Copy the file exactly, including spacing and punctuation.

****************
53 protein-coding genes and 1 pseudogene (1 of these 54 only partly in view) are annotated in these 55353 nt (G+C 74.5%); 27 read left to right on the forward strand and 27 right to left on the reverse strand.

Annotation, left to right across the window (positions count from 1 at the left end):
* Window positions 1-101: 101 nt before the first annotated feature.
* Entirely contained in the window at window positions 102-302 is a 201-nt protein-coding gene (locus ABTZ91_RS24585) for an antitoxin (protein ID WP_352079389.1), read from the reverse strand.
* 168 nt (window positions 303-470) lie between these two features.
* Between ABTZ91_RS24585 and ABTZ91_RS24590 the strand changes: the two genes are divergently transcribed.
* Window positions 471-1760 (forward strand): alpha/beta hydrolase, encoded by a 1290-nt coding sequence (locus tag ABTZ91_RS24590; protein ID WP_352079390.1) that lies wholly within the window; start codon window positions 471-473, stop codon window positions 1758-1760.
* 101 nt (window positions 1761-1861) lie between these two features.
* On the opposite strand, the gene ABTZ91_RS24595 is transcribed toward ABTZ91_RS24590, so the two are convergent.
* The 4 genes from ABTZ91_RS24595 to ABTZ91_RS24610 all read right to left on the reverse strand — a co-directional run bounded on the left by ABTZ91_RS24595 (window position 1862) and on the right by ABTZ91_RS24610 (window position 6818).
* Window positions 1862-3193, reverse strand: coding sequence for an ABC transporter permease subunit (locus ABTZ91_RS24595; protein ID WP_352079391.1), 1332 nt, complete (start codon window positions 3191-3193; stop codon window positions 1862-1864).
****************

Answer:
53 protein-coding genes and 1 pseudogene (1 of these 54 only partly in view) are annotated in these 55353 nt (G+C 74.5%); 27 read left to right on the forward strand and 27 right to left on the reverse strand.

Annotation, left to right across the window (positions count from 1 at the left end):
* Window positions 1-101: 101 nt before the first annotated feature.
* Entirely contained in the window at window positions 102-302 is a 201-nt protein-coding gene (locus ABTZ91_RS24585) for an antitoxin (protein ID WP_352079389.1), read from the reverse strand.
* 168 nt (window positions 303-470) lie between these two features.
* Between ABTZ91_RS24585 and ABTZ91_RS24590 the strand changes: the two genes are divergently transcribed.
* Window positions 471-1760 (forward strand): alpha/beta hydrolase, encoded by a 1290-nt coding sequence (locus tag ABTZ91_RS24590; protein ID WP_352079390.1) that lies wholly within the window; start codon window positions 471-473, stop codon window positions 1758-1760.
* 101 nt (window positions 1761-1861) lie between these two features.
* On the opposite strand, the gene ABTZ91_RS24595 is transcribed toward ABTZ91_RS24590, so the two are convergent.
* The 4 genes from ABTZ91_RS24595 to ABTZ91_RS24610 all read right to left on the reverse strand — a co-directional run bounded on the left by ABTZ91_RS24595 (window position 1862) and on the right by ABTZ91_RS24610 (window position 6818).
* Window positions 1862-3193, reverse strand: coding sequence for an ABC transporter permease subunit (locus ABTZ91_RS24595; protein ID WP_352079391.1), 1332 nt, complete (start codon window positions 3191-3193; stop codon window positions 1862-1864).